God’s vision for humanity is that we not just scatter the seed where we are comfortable, were we have scattered before, and in the way we have always scattered. God’s vision for us always calls us to cast the grace of love of God further, wider, bigger, bolder, with joy and grace.

When people ask me why I’m a Methodist Christian my first answer is always, “grace!” The vision that captured people like John, Susanna, and Charles Wesley was a vision of God’s grace sweeping over a nation like a mighty rushing wind or a wild fire.

However big you think God’s love is, it is bigger. Whomever you think God loves, God loves even more, wherever you believe God wants us to go to share grace with people, God wants us to go further.

Until everyone has had the opportunity to know and experience God’s grace and love and seen that love and grace in the hearts and minds of God’s people we must scattered the seed wider, wider, always wider.

The call to scatter the gospel into all the world is so bold and so big that it must consume our efforts as the Church. More on that in another post. 🙂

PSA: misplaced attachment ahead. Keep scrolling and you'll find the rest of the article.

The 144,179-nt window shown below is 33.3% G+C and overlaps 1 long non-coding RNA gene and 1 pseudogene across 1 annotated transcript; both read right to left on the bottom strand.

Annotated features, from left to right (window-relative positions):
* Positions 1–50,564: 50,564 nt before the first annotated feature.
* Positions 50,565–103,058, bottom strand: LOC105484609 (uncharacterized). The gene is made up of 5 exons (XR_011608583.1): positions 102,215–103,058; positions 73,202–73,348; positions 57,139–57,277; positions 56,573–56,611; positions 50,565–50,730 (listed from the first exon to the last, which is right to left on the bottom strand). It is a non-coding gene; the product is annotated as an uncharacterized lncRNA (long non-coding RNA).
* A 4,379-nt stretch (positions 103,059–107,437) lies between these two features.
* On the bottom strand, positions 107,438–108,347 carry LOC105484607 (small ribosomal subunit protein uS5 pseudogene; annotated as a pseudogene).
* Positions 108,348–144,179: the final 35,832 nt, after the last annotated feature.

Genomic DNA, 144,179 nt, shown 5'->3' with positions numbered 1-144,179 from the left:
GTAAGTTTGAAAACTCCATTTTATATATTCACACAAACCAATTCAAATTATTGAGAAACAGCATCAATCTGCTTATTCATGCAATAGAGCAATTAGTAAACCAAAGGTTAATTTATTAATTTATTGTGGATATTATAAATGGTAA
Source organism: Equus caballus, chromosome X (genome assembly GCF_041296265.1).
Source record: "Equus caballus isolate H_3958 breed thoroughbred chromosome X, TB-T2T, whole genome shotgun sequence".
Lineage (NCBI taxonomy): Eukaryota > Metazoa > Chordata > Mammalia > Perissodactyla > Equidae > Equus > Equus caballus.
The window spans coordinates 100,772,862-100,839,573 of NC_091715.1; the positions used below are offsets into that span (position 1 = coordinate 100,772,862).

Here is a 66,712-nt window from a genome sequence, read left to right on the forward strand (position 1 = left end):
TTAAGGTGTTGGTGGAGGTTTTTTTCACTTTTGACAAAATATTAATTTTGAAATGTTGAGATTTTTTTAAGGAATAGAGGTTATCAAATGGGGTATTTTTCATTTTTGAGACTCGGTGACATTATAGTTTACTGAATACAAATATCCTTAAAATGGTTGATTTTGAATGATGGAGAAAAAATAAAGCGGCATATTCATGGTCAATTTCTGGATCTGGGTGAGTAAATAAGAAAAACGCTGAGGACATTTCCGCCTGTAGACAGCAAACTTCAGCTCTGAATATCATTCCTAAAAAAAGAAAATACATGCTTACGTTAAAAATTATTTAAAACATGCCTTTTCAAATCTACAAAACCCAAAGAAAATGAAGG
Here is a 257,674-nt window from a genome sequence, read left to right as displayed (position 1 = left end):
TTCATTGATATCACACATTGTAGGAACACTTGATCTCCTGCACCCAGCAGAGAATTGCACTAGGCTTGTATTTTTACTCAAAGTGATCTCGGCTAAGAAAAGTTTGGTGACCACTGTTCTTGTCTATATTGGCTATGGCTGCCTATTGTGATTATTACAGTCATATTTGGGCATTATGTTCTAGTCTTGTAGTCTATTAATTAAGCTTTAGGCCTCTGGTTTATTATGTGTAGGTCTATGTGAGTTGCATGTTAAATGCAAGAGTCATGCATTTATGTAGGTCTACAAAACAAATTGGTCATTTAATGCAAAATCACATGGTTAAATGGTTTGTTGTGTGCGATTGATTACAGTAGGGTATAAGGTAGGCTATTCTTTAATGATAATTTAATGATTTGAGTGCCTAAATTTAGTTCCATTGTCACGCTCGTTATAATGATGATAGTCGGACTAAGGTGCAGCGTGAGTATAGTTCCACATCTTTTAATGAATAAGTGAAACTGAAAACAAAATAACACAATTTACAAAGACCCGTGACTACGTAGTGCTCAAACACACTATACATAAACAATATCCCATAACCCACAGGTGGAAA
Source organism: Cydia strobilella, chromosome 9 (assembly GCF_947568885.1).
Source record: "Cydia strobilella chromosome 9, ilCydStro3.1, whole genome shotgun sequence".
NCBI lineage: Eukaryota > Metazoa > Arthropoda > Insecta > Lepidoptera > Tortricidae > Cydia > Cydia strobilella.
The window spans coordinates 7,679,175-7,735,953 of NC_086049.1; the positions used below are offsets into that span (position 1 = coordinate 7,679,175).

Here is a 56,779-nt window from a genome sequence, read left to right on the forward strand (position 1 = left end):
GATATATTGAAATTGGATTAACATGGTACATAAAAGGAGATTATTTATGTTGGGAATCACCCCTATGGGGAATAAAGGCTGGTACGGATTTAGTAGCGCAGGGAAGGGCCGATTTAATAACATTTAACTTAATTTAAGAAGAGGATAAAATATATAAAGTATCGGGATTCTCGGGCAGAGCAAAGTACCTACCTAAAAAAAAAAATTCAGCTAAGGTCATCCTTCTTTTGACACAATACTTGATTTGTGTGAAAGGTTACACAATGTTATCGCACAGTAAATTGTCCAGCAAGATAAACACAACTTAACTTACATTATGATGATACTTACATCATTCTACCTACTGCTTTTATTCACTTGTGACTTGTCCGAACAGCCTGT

Drawing Wide Circles

Yesterday was my first Sunday to preach at Indianola FUMC. I can honestly say that I had a blast! 

It was great to start meeting the members of First Church. We sang songs of praise together, we shared in the holy scriptures and, we shared together in the means of grace through the sacrament of Holy Communion.

The sermon I shared with the congregation utilized the Lukan Emmaus passage. The focus of our sharing was about how faith is a great journey. In that journey we have an opportunity to walk together, learn together minister to others together and be taught by Christ together as we journey.

Jesus was on the journey with us before we even knew he was there. Christ was the one whispering in our ear that we could take another step with the road got hard. Christ was the one reaching down to lift us up when we stumbled and fell. Christ was the one who put arms around us when we needed grace, love and support. 

That prevenient love and grace was there before we asked or even knew how to ask for it. It is offered freely to all God’s children.

So much of the conversation of Christians today is who is in and who is out? Who fits into our circle and whom do we exclude? Who is “orthodox” and whom can we tell they are wrong?